Shooting Accident Brings Hunters to Court

     CHARLESTON, S.C. (CN) – A former Citadel cadet claims the gross negligence of a deer hunter and the farm that let him hunt there led to his shooting and severe injuries that ended his dreams of being a Navy officer.



     William A. Callegari III says that he and two fellow Citadel cadets were duck hunting during the late afternoon of Dec. 14, 2009 when he was shot repeatedly by Danny Wade Rowsey, who was hunting deer from a dilapidated blind nearby.
     The wounds to Callegari’s arm, chest and torso, “irreversibly debilitated his upper extremity, permanently halted his plans to join the Navy, and adversely affected his entire life,” Callegari claims in Charleston County Court.
     Callegari says he ventured onto the property owned by co-defendant Low Country Produce of Charleston, at the invitation of cadet Paul Jackson, whose family had a longstanding relationship with the property’s caretaker.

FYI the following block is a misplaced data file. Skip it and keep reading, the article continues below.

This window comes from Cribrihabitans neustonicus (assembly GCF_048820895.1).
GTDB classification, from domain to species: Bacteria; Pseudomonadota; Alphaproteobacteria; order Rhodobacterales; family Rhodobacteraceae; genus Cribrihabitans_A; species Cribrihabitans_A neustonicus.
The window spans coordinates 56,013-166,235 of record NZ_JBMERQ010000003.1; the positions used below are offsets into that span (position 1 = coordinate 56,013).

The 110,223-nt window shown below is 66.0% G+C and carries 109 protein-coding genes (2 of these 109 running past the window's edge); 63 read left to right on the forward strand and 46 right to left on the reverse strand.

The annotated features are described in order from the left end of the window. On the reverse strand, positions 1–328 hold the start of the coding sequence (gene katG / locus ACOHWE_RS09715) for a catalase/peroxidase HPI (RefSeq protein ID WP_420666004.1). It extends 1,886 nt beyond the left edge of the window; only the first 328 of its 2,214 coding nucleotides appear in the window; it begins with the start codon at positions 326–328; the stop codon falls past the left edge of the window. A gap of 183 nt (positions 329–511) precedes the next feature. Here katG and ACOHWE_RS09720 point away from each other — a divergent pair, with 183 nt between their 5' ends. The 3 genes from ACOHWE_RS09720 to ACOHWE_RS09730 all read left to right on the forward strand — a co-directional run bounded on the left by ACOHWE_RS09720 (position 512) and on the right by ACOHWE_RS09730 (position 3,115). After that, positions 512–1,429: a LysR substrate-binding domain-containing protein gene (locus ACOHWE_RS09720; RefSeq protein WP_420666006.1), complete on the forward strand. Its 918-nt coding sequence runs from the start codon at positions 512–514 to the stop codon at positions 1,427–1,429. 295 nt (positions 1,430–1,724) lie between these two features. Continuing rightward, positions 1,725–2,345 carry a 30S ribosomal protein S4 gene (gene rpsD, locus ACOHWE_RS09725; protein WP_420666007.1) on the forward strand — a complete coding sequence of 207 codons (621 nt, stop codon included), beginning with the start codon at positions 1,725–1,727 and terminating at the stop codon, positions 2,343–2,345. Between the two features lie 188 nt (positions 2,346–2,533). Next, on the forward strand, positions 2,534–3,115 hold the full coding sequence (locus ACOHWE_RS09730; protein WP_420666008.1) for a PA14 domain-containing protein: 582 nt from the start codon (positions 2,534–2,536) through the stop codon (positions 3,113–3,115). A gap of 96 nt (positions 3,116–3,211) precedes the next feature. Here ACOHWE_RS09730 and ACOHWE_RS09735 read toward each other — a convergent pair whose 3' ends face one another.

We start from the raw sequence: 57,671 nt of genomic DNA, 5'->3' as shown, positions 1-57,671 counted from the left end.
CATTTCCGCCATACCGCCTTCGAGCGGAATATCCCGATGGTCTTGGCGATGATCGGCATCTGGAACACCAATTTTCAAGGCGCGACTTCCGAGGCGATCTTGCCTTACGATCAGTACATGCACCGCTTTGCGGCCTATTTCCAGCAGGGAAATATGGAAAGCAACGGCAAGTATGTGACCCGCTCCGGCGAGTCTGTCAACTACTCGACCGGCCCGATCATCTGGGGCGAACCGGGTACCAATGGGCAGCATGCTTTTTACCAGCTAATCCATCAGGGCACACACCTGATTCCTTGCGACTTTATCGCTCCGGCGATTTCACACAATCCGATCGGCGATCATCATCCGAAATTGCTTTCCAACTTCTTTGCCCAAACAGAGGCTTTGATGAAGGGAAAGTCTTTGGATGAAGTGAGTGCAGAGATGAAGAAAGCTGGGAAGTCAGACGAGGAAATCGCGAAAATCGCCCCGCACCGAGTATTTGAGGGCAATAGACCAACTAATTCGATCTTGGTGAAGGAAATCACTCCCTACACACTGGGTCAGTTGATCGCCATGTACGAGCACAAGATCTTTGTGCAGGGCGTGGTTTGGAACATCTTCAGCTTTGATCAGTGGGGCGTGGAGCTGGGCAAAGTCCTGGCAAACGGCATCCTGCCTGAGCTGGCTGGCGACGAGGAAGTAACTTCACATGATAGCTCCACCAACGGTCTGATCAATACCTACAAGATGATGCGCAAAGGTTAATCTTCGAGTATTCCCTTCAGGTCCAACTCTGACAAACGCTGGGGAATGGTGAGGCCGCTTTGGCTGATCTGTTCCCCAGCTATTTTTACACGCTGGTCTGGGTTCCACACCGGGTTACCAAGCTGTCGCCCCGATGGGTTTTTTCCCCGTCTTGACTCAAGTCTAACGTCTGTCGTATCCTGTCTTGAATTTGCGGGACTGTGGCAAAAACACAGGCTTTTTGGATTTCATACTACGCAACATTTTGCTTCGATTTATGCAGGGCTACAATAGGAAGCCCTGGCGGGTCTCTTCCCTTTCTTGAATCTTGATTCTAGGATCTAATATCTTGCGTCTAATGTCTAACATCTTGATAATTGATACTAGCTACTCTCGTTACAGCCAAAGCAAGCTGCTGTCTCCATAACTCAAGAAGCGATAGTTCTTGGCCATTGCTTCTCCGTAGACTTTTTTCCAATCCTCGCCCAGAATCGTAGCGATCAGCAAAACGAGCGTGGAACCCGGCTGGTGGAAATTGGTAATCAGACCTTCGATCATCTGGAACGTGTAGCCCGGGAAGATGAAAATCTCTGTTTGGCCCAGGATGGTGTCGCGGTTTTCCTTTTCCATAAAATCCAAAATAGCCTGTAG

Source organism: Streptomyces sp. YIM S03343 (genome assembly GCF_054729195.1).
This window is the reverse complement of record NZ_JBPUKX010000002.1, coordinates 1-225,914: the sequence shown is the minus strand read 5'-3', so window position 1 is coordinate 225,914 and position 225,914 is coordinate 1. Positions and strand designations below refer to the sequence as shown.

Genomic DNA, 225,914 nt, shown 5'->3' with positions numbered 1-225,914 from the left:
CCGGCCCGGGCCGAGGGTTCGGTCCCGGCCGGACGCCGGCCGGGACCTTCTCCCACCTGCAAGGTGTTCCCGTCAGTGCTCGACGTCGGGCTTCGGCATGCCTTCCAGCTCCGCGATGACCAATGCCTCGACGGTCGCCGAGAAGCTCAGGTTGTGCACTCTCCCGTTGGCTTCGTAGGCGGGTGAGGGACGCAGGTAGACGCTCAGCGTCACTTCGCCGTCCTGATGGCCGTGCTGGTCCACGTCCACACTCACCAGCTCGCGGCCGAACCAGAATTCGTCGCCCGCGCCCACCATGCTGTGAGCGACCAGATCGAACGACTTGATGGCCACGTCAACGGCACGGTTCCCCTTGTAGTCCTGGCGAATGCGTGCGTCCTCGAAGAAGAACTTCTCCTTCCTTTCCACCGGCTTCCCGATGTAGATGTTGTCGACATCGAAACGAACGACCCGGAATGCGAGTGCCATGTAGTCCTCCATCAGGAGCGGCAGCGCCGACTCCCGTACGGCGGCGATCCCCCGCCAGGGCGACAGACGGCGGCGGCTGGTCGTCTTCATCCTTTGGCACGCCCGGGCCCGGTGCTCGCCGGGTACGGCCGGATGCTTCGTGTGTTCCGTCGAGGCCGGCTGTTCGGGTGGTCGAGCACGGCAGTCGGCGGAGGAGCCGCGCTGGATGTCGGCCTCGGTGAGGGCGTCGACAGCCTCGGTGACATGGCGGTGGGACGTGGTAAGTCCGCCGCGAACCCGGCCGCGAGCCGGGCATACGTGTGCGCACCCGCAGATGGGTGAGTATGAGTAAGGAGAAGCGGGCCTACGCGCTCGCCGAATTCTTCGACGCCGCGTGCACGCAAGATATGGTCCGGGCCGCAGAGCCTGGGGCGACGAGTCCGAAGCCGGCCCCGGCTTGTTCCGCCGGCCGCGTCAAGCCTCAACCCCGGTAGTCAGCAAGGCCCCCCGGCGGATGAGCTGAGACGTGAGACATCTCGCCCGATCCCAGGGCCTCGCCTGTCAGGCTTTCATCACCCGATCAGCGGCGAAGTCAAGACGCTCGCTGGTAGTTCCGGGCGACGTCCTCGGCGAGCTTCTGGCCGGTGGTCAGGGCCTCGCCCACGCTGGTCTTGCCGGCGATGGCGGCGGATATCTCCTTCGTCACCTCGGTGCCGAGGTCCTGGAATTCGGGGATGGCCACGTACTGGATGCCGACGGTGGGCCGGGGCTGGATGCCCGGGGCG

Because of that relationship, Jackson and his friends and family members had “permission to freely enter, use, and hunt the property,” according to the complaint.
     “Based upon this permissive grant, the Jackson children were generally accustomed to entering and using the property to visit the caretaker and for their own, recreational purposes ay any time they so desired,” Callegari says.
     “They were not aware, however, that any other hunters had been granted permission to recreationally use the property,” and he says there were no “‘no hunting’ or ‘no trespassing’ signs along the property lines adjacent to the Jackson’s backyard.”
     Callegari says he and his friends were by a pond and he had just fired two shots at waterfowl when he was struck by a volley of shots that Rowsey fired from a .308 caliber bolt-action rifle.
     Callegari was taken to the Medical University Hospital of South Carolina in Charleston. Rowsey, who said he mistook Callegari for game, “was criminally charged with assault and battery with intent to kill. Though the charges have been reduced to criminal negligence, the criminal case against defendant Rowsey is still pending,” Callegari says in his complaint.
     Callegari seeks costs of medical treatment and compensatory and punitive damages, for negligence, gross negligence, negligent supervision, premises liability, assault and battery and negligent infliction of emotional distress.
     He is represented by Kevin Dean with the Motley Rice law firm of Mount Pleasant.

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